This meteoric rise and fall is chronicled in Évocateur: The Morton Downey Jr. Movie
, a documentary that both celebrates and vilifies its subject, because it tells the truth. Mort would've loved it; Mort would've hated it. I love it.
Predictably, directors Seth Kramer, Daniel A. Miller and Jeremy Newberger gain much mileage from the prodigious use of clips from the show. Whether broadcast or taped during breaks, these demonstrate how much of the talk show with a hockey audience was staged, with Downey masterfully playing his part of the angry populist who got in guests' faces to scream insults like pablum-puking fink.
Eventually, the role of the anti-Phil Donahue went to Downey's head, and he became as boorish off-camera than on-, culminating in a desperate hoax for publicity and attention that effectively alienated him from the spotlight for the remainder of his life. (He died in 2001.) Although his many exes don't participate in the film, his daughter does, lending great credibility, as do past guests/targets that include Gloria Allred, Alan Dershowitz and Pat Buchanan. (The Rev. Al Sharpton is a notable no-show, despite being a huge part of the story.)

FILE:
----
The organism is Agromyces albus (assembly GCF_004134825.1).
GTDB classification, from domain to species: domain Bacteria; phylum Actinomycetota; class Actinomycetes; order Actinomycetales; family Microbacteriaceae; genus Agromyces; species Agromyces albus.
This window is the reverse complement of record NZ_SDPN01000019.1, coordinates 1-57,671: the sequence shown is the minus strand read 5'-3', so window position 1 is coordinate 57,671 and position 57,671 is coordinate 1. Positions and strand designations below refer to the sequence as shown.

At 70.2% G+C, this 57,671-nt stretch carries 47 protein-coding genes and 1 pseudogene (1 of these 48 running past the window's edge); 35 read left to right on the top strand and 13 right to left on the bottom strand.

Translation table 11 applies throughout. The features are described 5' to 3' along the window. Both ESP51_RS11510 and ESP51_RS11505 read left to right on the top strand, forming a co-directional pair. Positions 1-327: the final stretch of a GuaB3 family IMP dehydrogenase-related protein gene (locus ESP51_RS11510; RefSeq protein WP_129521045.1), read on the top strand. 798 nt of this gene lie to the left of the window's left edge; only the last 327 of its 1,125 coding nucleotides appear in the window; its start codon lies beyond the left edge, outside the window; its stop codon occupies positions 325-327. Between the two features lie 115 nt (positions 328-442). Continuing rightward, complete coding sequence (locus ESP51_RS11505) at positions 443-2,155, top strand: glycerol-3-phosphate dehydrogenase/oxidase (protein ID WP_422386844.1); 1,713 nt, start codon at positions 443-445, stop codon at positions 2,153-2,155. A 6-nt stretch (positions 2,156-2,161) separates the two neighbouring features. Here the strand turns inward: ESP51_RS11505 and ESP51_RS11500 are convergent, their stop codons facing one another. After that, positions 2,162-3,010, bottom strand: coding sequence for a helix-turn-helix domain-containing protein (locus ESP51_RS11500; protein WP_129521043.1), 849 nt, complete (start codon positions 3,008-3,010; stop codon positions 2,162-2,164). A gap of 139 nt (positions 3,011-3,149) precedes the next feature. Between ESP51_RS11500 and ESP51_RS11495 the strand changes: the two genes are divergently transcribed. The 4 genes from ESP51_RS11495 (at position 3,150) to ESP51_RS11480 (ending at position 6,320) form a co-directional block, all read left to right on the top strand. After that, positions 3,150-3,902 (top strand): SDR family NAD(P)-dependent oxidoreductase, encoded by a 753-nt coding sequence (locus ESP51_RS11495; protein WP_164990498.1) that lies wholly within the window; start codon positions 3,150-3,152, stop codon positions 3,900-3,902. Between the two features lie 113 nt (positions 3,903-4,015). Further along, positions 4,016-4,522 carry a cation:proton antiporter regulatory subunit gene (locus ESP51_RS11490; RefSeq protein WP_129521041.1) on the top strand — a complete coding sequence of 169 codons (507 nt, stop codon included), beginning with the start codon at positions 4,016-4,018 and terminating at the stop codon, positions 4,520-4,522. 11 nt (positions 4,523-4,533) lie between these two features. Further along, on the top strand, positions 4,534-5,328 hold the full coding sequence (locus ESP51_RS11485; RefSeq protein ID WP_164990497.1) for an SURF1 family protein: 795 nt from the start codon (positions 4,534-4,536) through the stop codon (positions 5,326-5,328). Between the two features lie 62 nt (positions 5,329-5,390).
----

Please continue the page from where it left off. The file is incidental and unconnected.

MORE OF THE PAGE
What I didn't expect from Évocateur
was something it does from the start: drawing a direct line from Downey's right-wing-baiting shenanigans to those today of Glenn Beck, Sean Hannity and their ilk. The comparison is terrifying, something I hadn't thought of before and yet dead-on. As one talking-head interview puts it, "Mort just understood performance."
That makes Évocateur
as enlightening as it is entertaining. It's a documentary I wished would go on for at least another half-hour; certainly it had more to say, since Downey never would shut up. Magnolia Home Entertainment's Blu-ray mitigates this thirst slightly with six minutes of memorable moments among the special features. Rod Lott